Laura Ingalls Wilder — the story of the land behind the Little House stories
Caroline Fraser just won the Pulitzer Prize for biography for her new book, Prairie Fires: The American Dreams of Laura Ingalls Wilder. For those who read the Little House books, you’ll remember the tales of a loving family on the American frontier. What’s behind the scenes is the extraordinary destruction wrought by settlers—both to the native inhabitants of the land and to the land itself, resulting in drought, crop failure, insect infestations, and ultimately the Dust Bowl.
This riveting biography offers a deep look at a family of smart, courageous, and loving people caught up in a bigger historical process.
Food, faith, and farming — the Good Tree Farm Dr. Hisham Moharram founded The Good Tree Farm and Good Tree Farm, Inc. as an expression of his Muslim faith, bringing together scientific training and religion. He explains how to keep a farm profitable, regenerate the...read more
Christine Su is CEO and co-founder of Pasturemap, a tool that helps ranchers increase productivity on their rangelands. We talk about the synergies among soil health, grass abundance, profitability, carbon sequestration, and intergenerational–and inter-regional–information sharing.read more
Practicing regenerative agriculture Nicole Masters is an agroecologist who teaches, writes about, and consults on regenerative agriculture and soil regeneration. With projects in both the US and her home, New Zealand, she has worked on nearly a million acres of crop...read more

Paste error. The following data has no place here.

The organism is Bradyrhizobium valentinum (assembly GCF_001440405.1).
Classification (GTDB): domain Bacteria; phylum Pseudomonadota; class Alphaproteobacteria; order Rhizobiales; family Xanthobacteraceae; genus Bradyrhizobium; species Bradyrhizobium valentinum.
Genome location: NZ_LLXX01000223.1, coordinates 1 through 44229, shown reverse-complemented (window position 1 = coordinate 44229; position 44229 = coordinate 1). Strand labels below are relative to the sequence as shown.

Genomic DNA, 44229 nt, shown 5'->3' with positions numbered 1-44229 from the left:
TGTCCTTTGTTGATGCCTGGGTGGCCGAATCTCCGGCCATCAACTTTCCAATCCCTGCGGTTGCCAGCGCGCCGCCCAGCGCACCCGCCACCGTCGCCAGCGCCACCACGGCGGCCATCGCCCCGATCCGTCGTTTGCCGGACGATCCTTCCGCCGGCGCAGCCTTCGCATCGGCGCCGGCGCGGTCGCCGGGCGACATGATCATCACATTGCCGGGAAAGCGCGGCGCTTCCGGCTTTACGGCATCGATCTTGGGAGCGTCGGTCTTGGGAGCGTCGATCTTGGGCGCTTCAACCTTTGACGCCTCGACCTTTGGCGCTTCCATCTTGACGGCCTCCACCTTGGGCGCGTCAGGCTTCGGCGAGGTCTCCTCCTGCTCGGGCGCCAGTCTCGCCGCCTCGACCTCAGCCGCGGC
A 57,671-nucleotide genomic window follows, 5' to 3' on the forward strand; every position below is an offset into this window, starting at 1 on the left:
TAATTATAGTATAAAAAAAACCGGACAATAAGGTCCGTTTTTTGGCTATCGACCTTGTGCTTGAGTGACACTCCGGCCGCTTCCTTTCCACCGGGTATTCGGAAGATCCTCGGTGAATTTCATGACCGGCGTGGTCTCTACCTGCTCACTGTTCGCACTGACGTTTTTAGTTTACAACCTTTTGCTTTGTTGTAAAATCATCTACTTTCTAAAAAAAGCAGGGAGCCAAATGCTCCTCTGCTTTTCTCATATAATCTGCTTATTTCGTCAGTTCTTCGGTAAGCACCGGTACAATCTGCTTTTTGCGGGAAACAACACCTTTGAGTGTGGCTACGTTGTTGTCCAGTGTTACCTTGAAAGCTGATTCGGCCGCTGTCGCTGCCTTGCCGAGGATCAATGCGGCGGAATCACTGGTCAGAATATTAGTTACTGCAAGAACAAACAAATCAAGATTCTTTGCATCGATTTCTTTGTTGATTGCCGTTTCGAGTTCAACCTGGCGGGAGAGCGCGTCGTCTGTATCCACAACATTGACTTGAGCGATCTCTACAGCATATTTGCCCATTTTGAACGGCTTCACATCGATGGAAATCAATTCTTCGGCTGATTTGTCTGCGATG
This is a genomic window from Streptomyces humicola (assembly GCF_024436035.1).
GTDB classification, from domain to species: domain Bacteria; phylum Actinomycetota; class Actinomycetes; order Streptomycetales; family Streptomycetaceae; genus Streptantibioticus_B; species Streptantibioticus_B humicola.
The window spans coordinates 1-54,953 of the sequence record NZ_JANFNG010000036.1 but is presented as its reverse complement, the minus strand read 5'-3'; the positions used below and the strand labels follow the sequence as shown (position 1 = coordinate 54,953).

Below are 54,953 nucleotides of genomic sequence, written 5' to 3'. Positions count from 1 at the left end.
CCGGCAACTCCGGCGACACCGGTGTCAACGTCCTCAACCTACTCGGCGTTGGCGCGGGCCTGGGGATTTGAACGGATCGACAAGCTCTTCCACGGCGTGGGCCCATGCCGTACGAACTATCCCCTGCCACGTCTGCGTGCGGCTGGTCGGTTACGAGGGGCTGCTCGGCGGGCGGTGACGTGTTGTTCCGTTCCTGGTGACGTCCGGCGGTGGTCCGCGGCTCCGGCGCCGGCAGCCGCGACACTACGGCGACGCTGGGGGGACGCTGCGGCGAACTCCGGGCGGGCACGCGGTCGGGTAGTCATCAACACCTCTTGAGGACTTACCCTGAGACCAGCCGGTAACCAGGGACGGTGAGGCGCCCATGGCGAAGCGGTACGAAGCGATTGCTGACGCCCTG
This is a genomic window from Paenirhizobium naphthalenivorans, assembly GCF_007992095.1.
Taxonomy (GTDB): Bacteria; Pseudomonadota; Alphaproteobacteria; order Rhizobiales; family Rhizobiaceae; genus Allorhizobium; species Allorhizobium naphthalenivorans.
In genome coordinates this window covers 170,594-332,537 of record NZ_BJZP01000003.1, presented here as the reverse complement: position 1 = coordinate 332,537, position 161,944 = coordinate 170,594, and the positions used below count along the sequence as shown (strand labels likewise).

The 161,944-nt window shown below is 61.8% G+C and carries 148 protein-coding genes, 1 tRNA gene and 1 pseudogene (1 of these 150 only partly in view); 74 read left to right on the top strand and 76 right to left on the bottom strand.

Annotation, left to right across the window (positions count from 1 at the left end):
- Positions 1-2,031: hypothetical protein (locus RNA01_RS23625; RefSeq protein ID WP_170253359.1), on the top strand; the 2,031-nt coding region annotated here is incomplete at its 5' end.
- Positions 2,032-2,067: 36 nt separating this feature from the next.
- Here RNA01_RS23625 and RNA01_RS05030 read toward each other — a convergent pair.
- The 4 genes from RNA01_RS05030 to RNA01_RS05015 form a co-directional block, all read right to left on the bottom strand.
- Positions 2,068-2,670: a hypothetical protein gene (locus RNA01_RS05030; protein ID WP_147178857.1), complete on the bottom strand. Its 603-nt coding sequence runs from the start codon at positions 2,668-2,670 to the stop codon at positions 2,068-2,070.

Planting the seeds of local agriculture Bill McDorman is executive director of the Rocky Mountain Seed Alliance in Ketchum, Idaho, and co-founder of the Seed School. We discuss the rapidly-growing seed-saving movement, and its benefits for a more sustainable and local...read more
Cattle grazing, community building, and ecosystem restoration Ariel Greenwood and Guido Frosini are first-generation ranchers in northern California. They recently organized the first annual Transhumance Festival (the next one is in May of 2019), which brought sheep...read more
Eating wild foods in the industrial age What’s the difference between one head of lettuce and another? A lot, journalist Jo Robinson tells us. The foods we eat that are freshest and closest to their wild ancestors are healthier and can prevent many of the chronic...read more
Saving the Gunnison Sage Grouse: Community Conservation in Action In Gunnison, Colorado, there is an innovative collaboration led by the National Resources Conservation Service and involving local conservation groups and state offices to conserve the Gunnison Sage...read more
Fowl play: our insane poultry system and how to fix it Why is it that poultry breeds in the US grow so fast and large that they cannot stand or walk properly, that they have poor immune systems, and they don’t provide good nutrition or even flavor? Andrew...read more
Science, Spirituality, and Agriculture: The Faithlands Initiative Religious leaders as farmers, regenerative agriculture as a spiritual practice: Faithlands, an initiative of the Agrarian Trust, is all about community-building, food security, environmental...read more
Does Money Really Grow on Trees? Author and sustainability ecologist Tony Juniper talks about his book, What Has Nature Ever Done for Us? How Money Really Does Grow on Trees. He explains the value of natural ecosystems in a variety of economic contexts, from food...read more